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A life ruined by the vaccine – and a new low in the battle for compensation


THE battle for Covid vaccine injury compensation has reached new lows. Claire Hibbs, a victim of AstraZeneca’s potentially fatal blood clotting disorder, vaccine-induced immune thrombotic thrombocytopenia (VITT), was told by a top neurologist: ‘Give yourself a pat on the back for taking one for the team.’

The professor, at Addenbrooke’s Hospital in Cambridge, went on to explain that all medical interventions came with risks and said: ‘There will always be a case with medication when it goes wrong.’ He then claimed to know nothing about VITT, (although he later mentioned it in his patient report) – the serious adverse reaction caused by AZ’s Covid jab which hit headlines after 14 European countries paused their rollout. He gave her a diagnosis of chronic fatigue syndrome (CFS); fatigue is often a symptom of brain injury. This allowed the government to dismiss her claim as less than 60 per cent injured by the vaccine.

The Vaccine Damage Payment Scheme (VDPS) pay compensation to those disabled with VITT. They accepted the diagnosis of VITT made after Bedford Hospital carried out extensive tests but used CFS as one reason to reject the compensation claim. They said: ‘On the balance of probabilities, causation for CFS . . . is not accepted, though it is acknowledged that some degree of tiredness may be associated with VITT.’

Claire, 50, is married to Adam, a self-employed flooring specialist, and a mother of two adult sons. She walked into Addenbrooke’s, a major teaching hospital which specialises in neurosciences, full of hope, having waited eight long months for the appointment. Determined to find a solution to the headaches and migraines that had become daily reminders of the date she received her jab on March 31, 2021, she left the hospital in tears.

Claire said: ‘The neurologist said he had never heard of VITT and didn’t know anything about it.

‘I explained that the reason I’d been to Bedford Hospital in April 2021, a week after receiving one AstraZeneca vaccine, was because of severe headaches and that I’d been diagnosed with VITT. He shook his head and said, “No, that’s just a migraine that you went to hospital with.” He said it was absolutely nothing to do with the vaccine.

‘He would not let me speak. I wanted to shout at him that the reason all of us diagnosed with VITT went to hospital was because of the headaches and that’s why we had the tests that then showed we had VITT.’

The consultation was catastrophic on many levels, the worst being  the neurologist’s diagnosis of CFS. Claire is fatigued but has no other CFS symptoms, which are generally not diagnosed in a 15-minute appointment. Most sufferers fight for years to have the condition recognised, which happens only when all other possibilities have been ruled out.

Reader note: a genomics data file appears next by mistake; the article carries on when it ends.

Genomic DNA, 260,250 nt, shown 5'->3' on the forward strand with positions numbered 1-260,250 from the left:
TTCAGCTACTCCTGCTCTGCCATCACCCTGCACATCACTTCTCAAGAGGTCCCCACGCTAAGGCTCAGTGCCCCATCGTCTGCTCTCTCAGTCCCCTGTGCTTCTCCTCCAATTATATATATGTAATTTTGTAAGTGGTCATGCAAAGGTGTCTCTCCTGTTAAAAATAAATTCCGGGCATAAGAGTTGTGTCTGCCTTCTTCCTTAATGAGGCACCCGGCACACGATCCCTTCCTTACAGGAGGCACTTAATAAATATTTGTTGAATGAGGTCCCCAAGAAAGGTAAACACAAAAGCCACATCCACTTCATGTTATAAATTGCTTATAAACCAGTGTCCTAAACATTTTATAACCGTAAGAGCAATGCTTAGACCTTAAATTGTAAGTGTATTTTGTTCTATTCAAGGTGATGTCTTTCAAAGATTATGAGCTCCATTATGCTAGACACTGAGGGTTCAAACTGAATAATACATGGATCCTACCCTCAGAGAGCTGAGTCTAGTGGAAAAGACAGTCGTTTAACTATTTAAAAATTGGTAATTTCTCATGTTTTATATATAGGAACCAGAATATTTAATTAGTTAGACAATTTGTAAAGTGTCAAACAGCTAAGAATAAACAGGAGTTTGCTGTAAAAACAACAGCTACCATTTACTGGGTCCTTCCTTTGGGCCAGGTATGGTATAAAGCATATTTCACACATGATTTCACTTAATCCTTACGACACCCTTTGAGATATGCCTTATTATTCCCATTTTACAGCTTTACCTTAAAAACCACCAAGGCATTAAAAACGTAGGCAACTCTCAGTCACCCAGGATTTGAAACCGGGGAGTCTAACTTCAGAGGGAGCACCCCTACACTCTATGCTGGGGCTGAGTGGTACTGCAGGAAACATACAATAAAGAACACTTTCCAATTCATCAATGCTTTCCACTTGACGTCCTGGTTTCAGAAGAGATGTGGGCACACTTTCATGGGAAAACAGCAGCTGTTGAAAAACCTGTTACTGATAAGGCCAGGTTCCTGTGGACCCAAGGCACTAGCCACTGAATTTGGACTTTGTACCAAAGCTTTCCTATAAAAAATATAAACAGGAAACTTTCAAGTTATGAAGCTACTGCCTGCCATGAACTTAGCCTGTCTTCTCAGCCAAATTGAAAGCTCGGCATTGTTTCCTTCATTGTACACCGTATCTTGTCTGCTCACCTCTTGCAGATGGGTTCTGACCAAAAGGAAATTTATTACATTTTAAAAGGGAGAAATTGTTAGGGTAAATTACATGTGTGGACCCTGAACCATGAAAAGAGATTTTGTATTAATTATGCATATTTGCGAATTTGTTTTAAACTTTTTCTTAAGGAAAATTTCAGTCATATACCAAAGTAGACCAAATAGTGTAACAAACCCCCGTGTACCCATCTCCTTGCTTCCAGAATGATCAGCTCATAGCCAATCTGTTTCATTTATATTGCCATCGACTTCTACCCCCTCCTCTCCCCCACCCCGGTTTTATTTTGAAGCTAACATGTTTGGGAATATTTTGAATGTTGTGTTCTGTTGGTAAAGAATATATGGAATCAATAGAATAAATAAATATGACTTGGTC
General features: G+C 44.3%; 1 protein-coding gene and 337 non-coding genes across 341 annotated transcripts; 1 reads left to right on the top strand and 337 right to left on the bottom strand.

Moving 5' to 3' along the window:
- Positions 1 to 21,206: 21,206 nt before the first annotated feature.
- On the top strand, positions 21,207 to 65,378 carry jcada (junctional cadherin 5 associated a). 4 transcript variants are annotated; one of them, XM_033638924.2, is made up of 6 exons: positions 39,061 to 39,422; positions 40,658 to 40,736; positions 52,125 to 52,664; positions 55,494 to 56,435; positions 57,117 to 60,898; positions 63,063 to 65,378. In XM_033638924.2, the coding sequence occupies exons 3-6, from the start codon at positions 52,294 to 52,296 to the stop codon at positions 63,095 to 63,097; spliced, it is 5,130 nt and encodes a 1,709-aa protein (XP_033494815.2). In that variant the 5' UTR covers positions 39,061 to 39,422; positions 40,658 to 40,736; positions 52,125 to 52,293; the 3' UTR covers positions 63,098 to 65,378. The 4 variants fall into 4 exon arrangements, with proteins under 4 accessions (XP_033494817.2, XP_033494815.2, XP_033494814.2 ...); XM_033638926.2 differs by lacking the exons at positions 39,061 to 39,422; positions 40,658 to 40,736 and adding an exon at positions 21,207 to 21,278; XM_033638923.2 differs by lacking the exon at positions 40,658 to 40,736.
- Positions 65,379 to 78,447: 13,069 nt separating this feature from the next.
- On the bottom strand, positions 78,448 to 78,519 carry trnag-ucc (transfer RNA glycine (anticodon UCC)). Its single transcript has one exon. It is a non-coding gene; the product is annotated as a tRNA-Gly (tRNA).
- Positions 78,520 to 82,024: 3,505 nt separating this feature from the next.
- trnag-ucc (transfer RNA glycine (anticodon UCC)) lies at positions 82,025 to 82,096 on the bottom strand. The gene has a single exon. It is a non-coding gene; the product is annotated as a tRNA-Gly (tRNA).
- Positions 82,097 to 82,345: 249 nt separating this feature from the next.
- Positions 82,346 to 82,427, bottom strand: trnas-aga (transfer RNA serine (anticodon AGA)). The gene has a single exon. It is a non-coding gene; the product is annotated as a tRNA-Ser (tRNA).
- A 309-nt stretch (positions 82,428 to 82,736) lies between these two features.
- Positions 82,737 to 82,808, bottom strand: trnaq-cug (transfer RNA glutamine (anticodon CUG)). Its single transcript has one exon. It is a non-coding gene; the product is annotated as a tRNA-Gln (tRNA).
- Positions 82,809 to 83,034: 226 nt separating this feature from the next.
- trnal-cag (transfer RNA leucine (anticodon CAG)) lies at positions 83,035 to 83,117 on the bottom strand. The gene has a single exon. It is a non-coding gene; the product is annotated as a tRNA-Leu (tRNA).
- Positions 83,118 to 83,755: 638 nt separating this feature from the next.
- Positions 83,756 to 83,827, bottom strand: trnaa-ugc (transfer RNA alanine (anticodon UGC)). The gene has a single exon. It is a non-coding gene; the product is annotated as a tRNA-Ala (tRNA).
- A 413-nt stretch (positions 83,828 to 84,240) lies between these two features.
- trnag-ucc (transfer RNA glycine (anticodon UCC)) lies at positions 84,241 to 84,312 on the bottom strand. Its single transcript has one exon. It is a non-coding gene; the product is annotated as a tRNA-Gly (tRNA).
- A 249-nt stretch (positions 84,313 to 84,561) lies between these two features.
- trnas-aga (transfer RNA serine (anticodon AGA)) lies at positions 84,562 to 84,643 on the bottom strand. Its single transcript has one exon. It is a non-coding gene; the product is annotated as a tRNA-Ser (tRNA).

Her original diagnosis was: ‘Thrombocytopenia (low blood platelets) and portal vein (liver) thrombosis, pulmonary embolism (clot in the lung) induced by the AstraZeneca vaccine.’ She has now developed chronic liver disease due to the blood clot in her portal vein.

The VDPS received Claire’s claim in July 2021, but lost her medical notes halfway through the 18-month process. Their decision stated: ‘On the balance of probability, causation has been accepted but disablement due to vaccination is less than 60 per cent.

‘The claimant reports ongoing symptoms of extreme fatigue, muscle and joint pains, exhaustion, sleep problems, brain fog and breathlessness, portal vein thrombosis, and pulmonary embolism.’

By October this year, the VDPS had accepted that 243 claimants were vaccine-injured but rejected their claims because they said they did not meet their 60 per cent threshold.

Claire’s symptoms are worsening. She is confined to her home 90 per cent of the time and can no longer work. ‘I used to have my grandchildren over all the time, now I can only see them if my husband is around to help me.’

Before the life-changing jab that was supposed to allow full reintegration into society but has had the opposite effect in her  case, Claire, from Shillington, Hertfordshire, worked 12-hour days for the budget airline easyJet as an operations officer, a full-on customer-facing job dealing with daily disruptions and passenger dramas. She was ‘let go’ in February 2023 via a Zoom meeting because her bosses said they could not see a time when she would be capable of doing her job. Her company perks, such as cheap travel, were removed instantly. This was another devastating blow. ‘I loved my job,’ Claire said. ‘I’d been with easyJet for seven years and I loved the people I worked with. No two days were the same and it was a high-adrenaline job.